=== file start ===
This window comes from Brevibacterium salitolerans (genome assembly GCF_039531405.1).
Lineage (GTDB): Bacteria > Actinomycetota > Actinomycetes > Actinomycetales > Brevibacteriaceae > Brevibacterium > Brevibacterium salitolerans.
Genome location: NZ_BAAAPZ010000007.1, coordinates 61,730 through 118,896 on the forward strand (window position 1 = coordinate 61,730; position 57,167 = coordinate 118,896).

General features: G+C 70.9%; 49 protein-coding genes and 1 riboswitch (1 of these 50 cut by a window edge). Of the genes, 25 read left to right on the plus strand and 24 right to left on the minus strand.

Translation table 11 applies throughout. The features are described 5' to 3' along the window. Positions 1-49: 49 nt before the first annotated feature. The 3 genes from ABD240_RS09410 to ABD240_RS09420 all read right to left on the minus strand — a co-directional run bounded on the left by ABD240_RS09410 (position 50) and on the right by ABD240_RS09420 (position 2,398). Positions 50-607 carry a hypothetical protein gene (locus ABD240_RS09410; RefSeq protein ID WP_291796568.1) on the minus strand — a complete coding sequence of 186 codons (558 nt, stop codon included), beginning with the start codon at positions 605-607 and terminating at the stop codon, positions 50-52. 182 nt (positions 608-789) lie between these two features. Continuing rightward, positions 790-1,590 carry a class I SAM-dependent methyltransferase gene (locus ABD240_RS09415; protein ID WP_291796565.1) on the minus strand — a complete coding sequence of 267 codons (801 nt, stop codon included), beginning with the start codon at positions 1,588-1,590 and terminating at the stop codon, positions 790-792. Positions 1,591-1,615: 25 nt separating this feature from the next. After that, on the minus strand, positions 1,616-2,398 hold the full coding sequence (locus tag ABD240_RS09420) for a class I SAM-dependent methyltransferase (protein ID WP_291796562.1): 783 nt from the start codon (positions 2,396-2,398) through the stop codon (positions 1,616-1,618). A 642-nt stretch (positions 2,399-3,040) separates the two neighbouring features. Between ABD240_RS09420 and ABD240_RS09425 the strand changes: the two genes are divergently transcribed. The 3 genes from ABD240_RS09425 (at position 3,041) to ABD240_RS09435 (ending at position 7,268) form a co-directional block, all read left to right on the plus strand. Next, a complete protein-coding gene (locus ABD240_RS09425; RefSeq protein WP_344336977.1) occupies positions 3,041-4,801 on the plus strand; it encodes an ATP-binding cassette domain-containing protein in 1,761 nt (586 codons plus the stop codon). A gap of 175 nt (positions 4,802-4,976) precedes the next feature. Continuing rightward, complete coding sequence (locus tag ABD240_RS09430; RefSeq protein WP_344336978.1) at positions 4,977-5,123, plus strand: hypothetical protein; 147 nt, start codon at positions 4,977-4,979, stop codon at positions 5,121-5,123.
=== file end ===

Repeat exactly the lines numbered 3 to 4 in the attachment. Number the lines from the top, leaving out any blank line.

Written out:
Genome location: NZ_BAAAPZ010000007.1, coordinates 61,730 through 118,896 on the forward strand (window position 1 = coordinate 61,730; position 57,167 = coordinate 118,896).

General features: G+C 70.9%; 49 protein-coding genes and 1 riboswitch (1 of these 50 cut by a window edge). Of the genes, 25 read left to right on the plus strand and 24 right to left on the minus strand.